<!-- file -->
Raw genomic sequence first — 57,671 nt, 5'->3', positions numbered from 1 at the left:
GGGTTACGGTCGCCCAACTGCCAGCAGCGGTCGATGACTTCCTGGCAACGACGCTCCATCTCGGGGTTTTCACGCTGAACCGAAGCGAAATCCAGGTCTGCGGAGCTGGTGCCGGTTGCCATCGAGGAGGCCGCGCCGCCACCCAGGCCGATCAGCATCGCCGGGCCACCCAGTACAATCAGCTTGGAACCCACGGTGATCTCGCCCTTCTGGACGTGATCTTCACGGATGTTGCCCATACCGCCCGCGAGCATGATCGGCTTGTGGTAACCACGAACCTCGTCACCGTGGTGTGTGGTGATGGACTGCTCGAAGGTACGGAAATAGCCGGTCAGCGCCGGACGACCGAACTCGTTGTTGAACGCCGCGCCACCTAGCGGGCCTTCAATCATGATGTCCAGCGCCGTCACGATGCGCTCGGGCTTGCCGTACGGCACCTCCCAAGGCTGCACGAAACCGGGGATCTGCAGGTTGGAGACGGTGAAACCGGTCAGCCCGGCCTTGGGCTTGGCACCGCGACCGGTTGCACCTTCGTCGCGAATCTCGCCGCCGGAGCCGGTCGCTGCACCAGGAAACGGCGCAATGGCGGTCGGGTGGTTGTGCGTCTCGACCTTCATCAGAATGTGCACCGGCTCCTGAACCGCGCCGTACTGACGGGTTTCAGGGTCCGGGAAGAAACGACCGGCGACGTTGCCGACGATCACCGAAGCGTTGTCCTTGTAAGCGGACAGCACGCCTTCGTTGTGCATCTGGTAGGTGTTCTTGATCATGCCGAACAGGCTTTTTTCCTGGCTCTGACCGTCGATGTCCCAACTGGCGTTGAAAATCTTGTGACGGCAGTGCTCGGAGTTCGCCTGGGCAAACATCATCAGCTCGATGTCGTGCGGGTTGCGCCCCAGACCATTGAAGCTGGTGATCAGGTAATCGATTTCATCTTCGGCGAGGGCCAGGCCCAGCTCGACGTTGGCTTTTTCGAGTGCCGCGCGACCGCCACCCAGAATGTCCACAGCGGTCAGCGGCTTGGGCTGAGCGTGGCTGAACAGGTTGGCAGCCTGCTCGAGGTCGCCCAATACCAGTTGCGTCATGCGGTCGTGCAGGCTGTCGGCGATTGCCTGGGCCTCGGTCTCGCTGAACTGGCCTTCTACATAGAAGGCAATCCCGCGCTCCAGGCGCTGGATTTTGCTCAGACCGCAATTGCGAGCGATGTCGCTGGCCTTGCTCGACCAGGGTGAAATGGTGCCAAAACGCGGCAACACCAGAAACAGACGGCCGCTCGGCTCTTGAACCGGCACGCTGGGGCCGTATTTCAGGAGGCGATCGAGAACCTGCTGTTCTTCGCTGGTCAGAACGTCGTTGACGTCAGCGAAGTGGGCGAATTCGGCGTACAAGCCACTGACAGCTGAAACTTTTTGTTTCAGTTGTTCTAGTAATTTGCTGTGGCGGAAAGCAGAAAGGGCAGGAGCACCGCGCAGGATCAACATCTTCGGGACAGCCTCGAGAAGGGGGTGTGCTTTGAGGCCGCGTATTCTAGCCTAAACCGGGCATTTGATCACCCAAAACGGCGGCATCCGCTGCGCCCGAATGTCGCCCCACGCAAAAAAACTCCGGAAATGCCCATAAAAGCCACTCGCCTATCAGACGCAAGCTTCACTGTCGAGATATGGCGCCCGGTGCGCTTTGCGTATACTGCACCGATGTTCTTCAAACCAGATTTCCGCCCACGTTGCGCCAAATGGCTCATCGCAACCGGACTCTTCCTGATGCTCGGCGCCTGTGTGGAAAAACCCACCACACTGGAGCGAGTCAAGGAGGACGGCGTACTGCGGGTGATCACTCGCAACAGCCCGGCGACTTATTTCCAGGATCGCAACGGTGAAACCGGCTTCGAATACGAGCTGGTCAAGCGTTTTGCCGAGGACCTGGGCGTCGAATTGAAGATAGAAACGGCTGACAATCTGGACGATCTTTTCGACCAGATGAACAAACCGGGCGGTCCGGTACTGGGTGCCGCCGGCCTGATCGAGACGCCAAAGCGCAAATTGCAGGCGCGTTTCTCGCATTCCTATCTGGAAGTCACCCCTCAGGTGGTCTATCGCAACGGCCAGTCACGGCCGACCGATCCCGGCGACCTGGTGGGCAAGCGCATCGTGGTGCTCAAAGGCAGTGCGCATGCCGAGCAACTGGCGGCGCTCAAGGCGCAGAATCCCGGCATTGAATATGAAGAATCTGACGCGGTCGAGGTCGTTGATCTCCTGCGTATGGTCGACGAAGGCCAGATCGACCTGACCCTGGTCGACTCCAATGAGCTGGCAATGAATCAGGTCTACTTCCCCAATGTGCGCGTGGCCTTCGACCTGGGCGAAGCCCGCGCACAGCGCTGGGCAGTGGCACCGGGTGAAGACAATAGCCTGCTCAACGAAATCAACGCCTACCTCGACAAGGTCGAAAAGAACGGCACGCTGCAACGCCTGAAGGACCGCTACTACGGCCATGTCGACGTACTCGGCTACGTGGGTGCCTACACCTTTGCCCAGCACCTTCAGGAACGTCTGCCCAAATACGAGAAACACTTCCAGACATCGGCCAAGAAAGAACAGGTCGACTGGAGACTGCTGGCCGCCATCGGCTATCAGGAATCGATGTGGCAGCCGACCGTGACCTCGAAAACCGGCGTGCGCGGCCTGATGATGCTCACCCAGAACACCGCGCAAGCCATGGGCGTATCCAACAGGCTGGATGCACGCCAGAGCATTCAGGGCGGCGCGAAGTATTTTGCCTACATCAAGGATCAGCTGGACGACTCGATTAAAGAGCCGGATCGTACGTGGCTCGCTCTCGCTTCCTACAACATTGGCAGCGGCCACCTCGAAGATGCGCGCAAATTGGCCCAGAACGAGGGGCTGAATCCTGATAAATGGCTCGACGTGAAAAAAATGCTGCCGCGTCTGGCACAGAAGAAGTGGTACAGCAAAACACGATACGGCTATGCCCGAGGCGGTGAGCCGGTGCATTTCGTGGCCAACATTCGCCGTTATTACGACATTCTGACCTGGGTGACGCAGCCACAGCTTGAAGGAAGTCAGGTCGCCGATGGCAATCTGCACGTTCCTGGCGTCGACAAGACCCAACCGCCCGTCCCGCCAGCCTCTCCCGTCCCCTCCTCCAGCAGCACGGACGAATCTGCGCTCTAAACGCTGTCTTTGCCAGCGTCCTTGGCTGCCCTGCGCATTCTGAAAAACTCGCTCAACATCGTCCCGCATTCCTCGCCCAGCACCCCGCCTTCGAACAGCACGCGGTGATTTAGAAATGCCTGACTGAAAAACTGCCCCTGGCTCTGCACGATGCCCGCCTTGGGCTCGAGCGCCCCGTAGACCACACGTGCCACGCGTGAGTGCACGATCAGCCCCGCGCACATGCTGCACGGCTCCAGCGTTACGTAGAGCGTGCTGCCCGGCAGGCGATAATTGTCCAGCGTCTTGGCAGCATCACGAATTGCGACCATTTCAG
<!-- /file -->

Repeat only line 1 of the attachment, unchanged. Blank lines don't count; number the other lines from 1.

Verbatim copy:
Raw genomic sequence first — 57,671 nt, 5'->3', positions numbered from 1 at the left: